The Rocky Hill Mine Has Been Refused — So What Will Happen to the Land?

Over the past decade, coal companies have been buying off land in Gloucester, fragmenting communities and pushing local residents out to make way for the proposed Rocky Hill Mine. Now that a landmark court case has terminated the mine’s future, social impact experts Dr Hedda Askland and Dr Rebecca Lawrence say that the fight is far from over.

Image via Shutterstock, ID: 138193166.

Just a few weeks ago, Gloucester Resources Limited notified the Land and Environment Court that it would not be appealing Chief Judge Brian Preston’s refusal of the Rocky Hill open cut coal mine, which was handed down in his landmark judgement in February of this year. The case has received a landslide of media attention, almost all of it being focussed on the judgement in terms of its climate change argument. The decision has been heralded as a win for climate justice, for community mobilisation and for the Environmental Defenders Office (EDO) who defended the community. As the dust settles, and the possibility of appeal now redundant, the local community of Gloucester can now breathe a sigh of relief – or can they?

Despite the media furore around the climate change aspects of the judgement, there has been scant attention paid to the judgement in terms of what were actually the key grounds for refusal, namely, social impacts. While climate change was one reason for why the proposal was rejected, it did not constitute grounds for refusal on its own, whereas social impacts did.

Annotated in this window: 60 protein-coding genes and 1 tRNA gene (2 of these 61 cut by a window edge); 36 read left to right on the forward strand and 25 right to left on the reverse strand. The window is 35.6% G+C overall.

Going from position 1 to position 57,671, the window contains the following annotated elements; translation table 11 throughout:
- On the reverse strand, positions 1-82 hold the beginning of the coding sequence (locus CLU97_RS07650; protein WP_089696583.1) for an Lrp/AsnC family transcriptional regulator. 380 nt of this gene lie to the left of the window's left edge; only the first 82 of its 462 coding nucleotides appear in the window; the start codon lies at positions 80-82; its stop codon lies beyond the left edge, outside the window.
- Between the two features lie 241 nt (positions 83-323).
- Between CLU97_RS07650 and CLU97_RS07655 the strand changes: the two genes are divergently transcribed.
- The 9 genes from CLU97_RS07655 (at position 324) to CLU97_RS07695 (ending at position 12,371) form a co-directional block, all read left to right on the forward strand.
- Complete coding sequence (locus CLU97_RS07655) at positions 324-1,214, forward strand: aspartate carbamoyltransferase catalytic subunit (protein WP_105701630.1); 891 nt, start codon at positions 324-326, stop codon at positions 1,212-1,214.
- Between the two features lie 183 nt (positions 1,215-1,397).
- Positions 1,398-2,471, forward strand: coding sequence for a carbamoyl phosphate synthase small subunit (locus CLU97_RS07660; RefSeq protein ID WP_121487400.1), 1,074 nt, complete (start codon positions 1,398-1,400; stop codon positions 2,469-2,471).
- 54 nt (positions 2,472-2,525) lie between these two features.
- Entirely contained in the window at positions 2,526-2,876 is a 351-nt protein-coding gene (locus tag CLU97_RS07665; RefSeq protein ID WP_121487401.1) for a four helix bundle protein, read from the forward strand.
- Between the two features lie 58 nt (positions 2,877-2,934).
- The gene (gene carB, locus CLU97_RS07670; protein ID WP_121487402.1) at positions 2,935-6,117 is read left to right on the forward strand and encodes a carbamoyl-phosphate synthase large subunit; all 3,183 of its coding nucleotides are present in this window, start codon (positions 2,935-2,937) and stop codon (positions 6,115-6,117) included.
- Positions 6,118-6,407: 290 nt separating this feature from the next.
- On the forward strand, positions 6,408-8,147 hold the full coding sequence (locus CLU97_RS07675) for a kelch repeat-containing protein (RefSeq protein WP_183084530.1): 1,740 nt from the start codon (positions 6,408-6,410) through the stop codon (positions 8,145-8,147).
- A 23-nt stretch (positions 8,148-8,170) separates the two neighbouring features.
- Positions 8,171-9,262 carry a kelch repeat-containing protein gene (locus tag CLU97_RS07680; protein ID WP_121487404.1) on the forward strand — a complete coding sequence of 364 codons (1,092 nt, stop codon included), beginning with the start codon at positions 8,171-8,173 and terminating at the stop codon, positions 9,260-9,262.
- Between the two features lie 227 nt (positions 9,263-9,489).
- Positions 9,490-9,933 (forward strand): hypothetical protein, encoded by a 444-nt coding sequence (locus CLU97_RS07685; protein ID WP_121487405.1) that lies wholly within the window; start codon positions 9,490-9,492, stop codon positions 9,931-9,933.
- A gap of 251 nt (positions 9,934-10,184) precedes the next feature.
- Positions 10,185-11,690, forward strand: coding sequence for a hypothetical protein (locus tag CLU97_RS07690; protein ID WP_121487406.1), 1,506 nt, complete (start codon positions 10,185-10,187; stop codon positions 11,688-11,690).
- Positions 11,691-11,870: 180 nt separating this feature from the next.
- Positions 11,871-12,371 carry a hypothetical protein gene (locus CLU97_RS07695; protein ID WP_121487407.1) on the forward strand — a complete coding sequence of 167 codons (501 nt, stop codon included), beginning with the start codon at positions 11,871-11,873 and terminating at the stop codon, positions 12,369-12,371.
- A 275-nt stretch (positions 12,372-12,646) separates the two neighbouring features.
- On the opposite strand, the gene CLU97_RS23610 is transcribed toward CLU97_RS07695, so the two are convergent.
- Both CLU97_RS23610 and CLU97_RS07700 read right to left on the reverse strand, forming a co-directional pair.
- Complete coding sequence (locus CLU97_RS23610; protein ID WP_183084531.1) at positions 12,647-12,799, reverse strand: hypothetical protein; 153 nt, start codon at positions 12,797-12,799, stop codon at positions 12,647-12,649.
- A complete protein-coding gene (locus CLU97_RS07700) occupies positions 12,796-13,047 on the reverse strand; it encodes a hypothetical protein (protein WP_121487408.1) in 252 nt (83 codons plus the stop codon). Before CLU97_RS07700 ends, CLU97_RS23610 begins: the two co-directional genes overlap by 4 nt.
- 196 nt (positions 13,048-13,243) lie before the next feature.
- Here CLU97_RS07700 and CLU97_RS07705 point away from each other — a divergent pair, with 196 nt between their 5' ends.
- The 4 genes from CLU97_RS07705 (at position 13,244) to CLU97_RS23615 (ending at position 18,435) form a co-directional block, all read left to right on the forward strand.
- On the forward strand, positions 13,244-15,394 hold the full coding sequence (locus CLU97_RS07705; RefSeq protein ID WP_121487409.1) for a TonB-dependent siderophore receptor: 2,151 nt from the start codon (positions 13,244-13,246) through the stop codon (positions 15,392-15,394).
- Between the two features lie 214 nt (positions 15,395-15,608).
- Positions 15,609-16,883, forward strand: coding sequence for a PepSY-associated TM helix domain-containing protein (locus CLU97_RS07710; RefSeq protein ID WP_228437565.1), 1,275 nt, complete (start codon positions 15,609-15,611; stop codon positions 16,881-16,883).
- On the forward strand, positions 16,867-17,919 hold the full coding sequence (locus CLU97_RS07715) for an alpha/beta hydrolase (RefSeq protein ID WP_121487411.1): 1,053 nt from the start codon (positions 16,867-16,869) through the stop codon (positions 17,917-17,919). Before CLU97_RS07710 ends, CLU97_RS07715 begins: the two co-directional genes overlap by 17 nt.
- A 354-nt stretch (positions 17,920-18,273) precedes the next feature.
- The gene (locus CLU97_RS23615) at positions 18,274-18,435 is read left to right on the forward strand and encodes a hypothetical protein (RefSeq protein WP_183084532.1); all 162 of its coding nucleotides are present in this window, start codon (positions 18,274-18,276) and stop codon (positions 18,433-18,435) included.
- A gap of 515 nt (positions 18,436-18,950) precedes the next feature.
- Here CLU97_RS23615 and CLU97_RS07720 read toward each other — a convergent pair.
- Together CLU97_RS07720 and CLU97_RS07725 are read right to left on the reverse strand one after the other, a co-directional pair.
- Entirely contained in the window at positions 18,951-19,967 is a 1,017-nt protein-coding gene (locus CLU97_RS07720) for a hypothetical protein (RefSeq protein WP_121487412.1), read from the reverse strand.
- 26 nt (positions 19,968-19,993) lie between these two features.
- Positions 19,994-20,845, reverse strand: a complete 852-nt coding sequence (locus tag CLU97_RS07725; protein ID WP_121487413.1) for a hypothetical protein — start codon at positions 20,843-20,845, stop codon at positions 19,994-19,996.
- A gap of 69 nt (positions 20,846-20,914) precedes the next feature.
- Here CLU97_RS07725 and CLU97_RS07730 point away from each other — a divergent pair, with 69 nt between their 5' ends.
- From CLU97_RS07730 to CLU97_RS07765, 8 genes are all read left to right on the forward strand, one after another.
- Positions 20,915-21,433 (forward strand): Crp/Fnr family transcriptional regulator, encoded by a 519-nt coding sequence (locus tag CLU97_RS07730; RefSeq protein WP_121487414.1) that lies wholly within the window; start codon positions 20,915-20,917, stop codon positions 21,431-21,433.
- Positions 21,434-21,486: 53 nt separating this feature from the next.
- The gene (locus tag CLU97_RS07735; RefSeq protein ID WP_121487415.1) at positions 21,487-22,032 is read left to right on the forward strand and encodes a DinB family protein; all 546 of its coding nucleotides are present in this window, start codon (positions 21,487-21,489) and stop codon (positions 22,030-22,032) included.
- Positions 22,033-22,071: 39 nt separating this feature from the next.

The Rocky Hill judgement reiterates the emphasis placed by Judge Preston in his April 2013 rejection of the proposed expansion to the Warkworth mine close to Bulga Village in the Hunter Valley, NSW. In both these cases, Judge Preston emphasises the psychoterratic impacts of coal mining, recognising that local people have a strong attachment to place and that large scale open-cut coal-mining will adversely impact those connections and, subsequently, peoples’ well-being. The judgement also specifically addressed the adverse impacts of the proposed project on Aboriginal people and their connection to Country in the Gloucester area. In doing so, judge Preston meticulously applied the Department of Planning and Environment’s new Social Impact Assessment Guideline and found the project, and the social impact evidence presented by the proponent, seriously wanting and methodologically flawed. If the Coal Council of Australia is concerned about climate change arguments killing new mines, they would do well to pay equal attention to how the Rocky Hill case has now made the lived experiences of locally affected communities a key criteria for assessing the impacts of proposed mines.